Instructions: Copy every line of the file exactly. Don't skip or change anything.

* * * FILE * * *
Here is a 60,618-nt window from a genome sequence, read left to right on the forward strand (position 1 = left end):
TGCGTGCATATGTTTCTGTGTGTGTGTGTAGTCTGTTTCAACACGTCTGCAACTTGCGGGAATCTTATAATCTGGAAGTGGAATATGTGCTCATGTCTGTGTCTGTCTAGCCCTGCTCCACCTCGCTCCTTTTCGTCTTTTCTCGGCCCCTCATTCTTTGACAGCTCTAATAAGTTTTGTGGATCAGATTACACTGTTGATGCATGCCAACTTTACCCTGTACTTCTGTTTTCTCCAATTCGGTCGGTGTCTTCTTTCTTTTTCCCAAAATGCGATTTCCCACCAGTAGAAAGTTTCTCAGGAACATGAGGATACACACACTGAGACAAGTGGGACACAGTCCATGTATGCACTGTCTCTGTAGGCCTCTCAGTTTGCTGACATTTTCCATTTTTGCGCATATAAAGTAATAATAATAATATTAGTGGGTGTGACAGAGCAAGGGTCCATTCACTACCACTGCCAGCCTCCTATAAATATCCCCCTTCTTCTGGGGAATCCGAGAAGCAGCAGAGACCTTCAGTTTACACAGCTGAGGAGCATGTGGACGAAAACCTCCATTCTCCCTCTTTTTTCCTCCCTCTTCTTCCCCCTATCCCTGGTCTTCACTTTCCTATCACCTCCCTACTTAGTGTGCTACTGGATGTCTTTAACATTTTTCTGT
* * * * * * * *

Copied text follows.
Here is a 60,618-nt window from a genome sequence, read left to right on the forward strand (position 1 = left end):
TGCGTGCATATGTTTCTGTGTGTGTGTGTAGTCTGTTTCAACACGTCTGCAACTTGCGGGAATCTTATAATCTGGAAGTGGAATATGTGCTCATGTCTGTGTCTGTCTAGCCCTGCTCCACCTCGCTCCTTTTCGTCTTTTCTCGGCCCCTCATTCTTTGACAGCTCTAATAAGTTTTGTGGATCAGATTACACTGTTGATGCATGCCAACTTTACCCTGTACTTCTGTTTTCTCCAATTCGGTCGGTGTCTTCTTTCTTTTTCCCAAAATGCGATTTCCCACCAGTAGAAAGTTTCTCAGGAACATGAGGATACACACACTGAGACAAGTGGGACACAGTCCATGTATGCACTGTCTCTGTAGGCCTCTCAGTTTGCTGACATTTTCCATTTTTGCGCATATAAAGTAATAATAATAATATTAGTGGGTGTGACAGAGCAAGGGTCCATTCACTACCACTGCCAGCCTCCTATAAATATCCCCCTTCTTCTGGGGAATCCGAGAAGCAGCAGAGACCTTCAGTTTACACAGCTGAGGAGCATGTGGACGAAAACCTCCATTCTCCCTCTTTTTTCCTCCCTCTTCTTCCCCCTATCCCTGGTCTTCACTTTCCTATCACCTCCCTACTTAGTGTGCTACTGGATGTCTTTAACATTTTTCTGT